The mortality of newborns in China has shown a decreasing trend along with the development of socio-economic conditions and medical sciences. According to the official statistics, the mortality of newborns in China was 13.2% in 2005 (7). Our current survey showed that the mortality of newborns born at obstetric departments in hospitals in mid-southern region of China was 0.55%, which was lower than the national average. Along with the continuous development of perinatal medicine, both the incidence of preterm delivery and the survival rate of preterm babies have increased. Our data have shown that the incidence of preterm delivery was 8.11% in the mid-southern region of China, which was lower than the rate in the United States in 2005 (12.7%) (8) but higher than China’s nationwide data in 2002 (7.8%) (9), suggesting that the rate of preterm delivery has shown an increasing trend.
It was found in our study that threatened abortion, PIH, preterm rupture of membranes, antepartum hemorrhage, and history of stillbirth were the risk factors of preterm delivery. Therefore, routine antenatal examinations for pregnant women (especially those who are older than 35 years) and active prevention/control of pregnancy-related complications will be important to prevent preterm delivery and lower the incidence and case-fatality of preterm babies.
Cesarean section is a common surgery for the management of high-risk pregnancy. In our survey, the rate of cesarean section reached 40.82%, among which 29.91% were due to social factors. In the past decades, the misunderstanding of cesarean section (especially social factors) has made the rate of cesarean section unproportionally high (3,10). Early in 1980s, the World Health Organization proposed that the rate of cesarean section should not exceed 15%. Currently, the rates of cesarean section in the industrialized countries are maintained around 5-20% (11), but are far higher in most hospitals in China. Therefore, the indications of cesarean section should be strictly followed to decrease its rate.
Also in our survey, the incidence of neonatal asphyxias who were born at the obstetric departments in hospital in mid-southern region of China was 3.78%, which was lower than those in some Chinese hospitals (5-11%) (10,12), but was still remarkably higher than those in developed countries. For example, it was 0.94% in Langspitali University Hospital in Iceland from 1997 to 2001 (13) and 0.09% in Edinburgh, UK, in 2005 (14). The prognosis of neonatal asphyxia is highly depended on the technique applied for resuscitation and its effectiveness. With effective and close cooperation between obstetric department and pediatric department, the application of new resuscitation method may dramatically decrease the incidence of neonatal asphyxia (15,16). Our survey demonstrated that the incidence of neonatal asphyxia was still high in the mid-southern region of China. Therefore, it is important to strengthen the cooperation between obstetric departments and pediatric departments, improve the quality of antenatal examination, and enhance perinatal monitoring for high-risk pregnancies. Once an intra-uterine asphyxia is identified, an effective new resuscitation method should be actively and strictly applied, so as to improve the quality of resuscitation.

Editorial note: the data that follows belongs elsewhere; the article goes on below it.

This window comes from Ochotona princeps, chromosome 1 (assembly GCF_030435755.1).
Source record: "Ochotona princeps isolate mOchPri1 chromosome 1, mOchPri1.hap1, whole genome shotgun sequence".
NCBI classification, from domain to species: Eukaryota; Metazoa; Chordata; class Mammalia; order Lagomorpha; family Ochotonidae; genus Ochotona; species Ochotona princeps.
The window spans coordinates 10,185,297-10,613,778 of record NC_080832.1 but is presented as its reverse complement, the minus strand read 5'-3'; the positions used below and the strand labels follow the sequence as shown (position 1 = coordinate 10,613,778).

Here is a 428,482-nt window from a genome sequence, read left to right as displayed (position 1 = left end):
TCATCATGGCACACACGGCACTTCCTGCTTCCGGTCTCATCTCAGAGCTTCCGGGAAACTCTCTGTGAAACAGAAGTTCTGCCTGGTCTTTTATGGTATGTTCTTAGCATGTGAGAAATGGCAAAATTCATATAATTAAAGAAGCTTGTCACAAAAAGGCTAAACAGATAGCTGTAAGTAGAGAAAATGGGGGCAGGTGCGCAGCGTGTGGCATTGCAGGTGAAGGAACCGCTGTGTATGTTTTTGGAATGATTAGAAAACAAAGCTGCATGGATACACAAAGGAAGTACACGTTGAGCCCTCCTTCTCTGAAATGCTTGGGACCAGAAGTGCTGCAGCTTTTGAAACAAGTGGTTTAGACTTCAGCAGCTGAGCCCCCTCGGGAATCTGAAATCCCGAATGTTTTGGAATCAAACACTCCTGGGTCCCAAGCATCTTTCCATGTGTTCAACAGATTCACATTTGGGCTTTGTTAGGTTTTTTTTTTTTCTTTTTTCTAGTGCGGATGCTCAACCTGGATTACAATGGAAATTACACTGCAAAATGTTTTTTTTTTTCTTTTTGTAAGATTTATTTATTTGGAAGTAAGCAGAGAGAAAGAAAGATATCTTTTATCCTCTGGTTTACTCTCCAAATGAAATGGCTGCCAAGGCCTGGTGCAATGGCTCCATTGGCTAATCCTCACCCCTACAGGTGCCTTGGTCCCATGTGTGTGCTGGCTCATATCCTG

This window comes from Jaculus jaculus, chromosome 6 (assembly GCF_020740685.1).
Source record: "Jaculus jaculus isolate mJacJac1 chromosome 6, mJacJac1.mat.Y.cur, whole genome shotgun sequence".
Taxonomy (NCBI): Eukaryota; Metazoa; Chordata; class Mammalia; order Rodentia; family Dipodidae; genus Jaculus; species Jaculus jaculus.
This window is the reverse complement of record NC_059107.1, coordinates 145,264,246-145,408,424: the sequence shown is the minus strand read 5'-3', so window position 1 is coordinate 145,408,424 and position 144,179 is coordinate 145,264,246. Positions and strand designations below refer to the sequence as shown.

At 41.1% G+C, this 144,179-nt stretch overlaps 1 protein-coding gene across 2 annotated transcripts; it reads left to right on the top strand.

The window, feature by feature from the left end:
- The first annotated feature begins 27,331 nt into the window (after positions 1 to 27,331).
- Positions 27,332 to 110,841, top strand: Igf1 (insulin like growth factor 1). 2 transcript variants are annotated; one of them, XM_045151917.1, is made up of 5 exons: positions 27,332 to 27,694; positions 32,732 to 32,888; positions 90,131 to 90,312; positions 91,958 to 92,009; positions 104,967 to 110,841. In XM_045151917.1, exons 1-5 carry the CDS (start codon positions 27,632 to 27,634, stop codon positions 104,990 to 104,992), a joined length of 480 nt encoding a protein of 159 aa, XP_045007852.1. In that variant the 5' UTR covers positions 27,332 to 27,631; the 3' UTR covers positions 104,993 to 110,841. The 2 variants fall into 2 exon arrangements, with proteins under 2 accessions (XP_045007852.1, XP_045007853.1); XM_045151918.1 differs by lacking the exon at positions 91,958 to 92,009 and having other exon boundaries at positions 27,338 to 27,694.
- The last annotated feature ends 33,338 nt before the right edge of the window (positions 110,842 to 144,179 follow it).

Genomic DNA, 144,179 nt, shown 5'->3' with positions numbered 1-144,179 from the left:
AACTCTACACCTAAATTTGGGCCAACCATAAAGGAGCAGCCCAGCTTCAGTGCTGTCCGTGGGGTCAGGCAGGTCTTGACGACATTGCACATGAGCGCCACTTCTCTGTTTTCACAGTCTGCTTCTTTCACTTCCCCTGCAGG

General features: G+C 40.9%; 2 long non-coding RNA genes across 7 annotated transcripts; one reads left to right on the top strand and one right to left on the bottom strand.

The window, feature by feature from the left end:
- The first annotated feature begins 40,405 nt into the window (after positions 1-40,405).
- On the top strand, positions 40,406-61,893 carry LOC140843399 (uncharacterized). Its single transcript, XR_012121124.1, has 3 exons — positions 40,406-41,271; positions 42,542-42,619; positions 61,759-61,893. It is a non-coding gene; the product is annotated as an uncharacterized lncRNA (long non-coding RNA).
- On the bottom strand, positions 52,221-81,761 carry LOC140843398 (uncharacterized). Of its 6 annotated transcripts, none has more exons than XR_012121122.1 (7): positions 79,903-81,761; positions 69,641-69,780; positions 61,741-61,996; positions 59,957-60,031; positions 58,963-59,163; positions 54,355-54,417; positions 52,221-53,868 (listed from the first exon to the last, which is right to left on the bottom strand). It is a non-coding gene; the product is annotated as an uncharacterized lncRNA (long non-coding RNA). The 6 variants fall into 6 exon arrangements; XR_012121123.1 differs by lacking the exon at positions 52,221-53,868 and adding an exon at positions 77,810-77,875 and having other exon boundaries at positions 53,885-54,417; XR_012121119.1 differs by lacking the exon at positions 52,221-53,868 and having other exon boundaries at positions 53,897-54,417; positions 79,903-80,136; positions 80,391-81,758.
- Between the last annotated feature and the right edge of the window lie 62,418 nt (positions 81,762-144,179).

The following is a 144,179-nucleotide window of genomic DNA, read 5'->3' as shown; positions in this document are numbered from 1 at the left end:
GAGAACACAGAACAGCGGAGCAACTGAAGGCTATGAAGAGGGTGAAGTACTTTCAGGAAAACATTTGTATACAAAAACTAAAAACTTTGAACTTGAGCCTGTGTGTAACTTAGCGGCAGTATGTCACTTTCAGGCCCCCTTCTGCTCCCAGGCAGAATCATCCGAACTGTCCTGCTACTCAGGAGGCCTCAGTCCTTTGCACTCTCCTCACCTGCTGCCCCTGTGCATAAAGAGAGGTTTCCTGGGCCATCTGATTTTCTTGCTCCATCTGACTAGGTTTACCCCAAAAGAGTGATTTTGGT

Hospitals participated in this survey (sorted in Hanyu Pinyin order): Guangdong Guangzhou No.1 People’s Hospital (Zhang Youxiang), Shenzhen Bao’an District Maternal and Child Health Care Hospital (Ye Zhenzhi), Guangdong Shenzhen People’s Hospital (Wu Benqing), Guangdong Province People’s Hospital (Nong Shaohan), Guangxi Beihai Maternal and Child Health Care Hospital (Wang Ruihua), Guangxi Beihai People’s Hospital (Wang Ling), Guangxi Maternal and Child Health Care Hospital (Liu Xianzhi), Guangxi Mingzu Hospital, Guangxi Yulin Maternal and Child Health Care Hospital, Haikou Maternal and Child Health Hospital (Shi Lin), Hainan Sanya People’s Hospital (Hu Xia), Hainan Maternal and Child Health Care Hospital (Guo Xiufeng), Hainan Wenchang Qingling Maternal and Child Health Care Hospital (Chen Xujie), The Affiliated Hospital of Hainan Medical University (Guo Shaoli), He’nan Jiaozuo Maternal and Child Health Care Hospital (Mu Xiurong), Henan Luoyang Women and Children’s Health Care Center (Zhao Baili), Hubei Provincial Maternal and Child health Care Hospital (Xia Shiwen), Hunan Provincial Maternal and Child Health Care Hospital (Cheng Linxia), Hunan People’s Hospital (Li Yun), Hunan Xiangtan Maternal and Child Health Care Hospital (Zeng Jianwu), Hunan Xiangtan Central Hospital (Chen Xiaohua), Zhengzhou University Affiliated Third Hospital (Cheng Xiuyong), Central South University Affiliated Xiangya Hospital (Wang Qinghong).
Conflicts of Interest: The authors have no conflicts of interest to declare.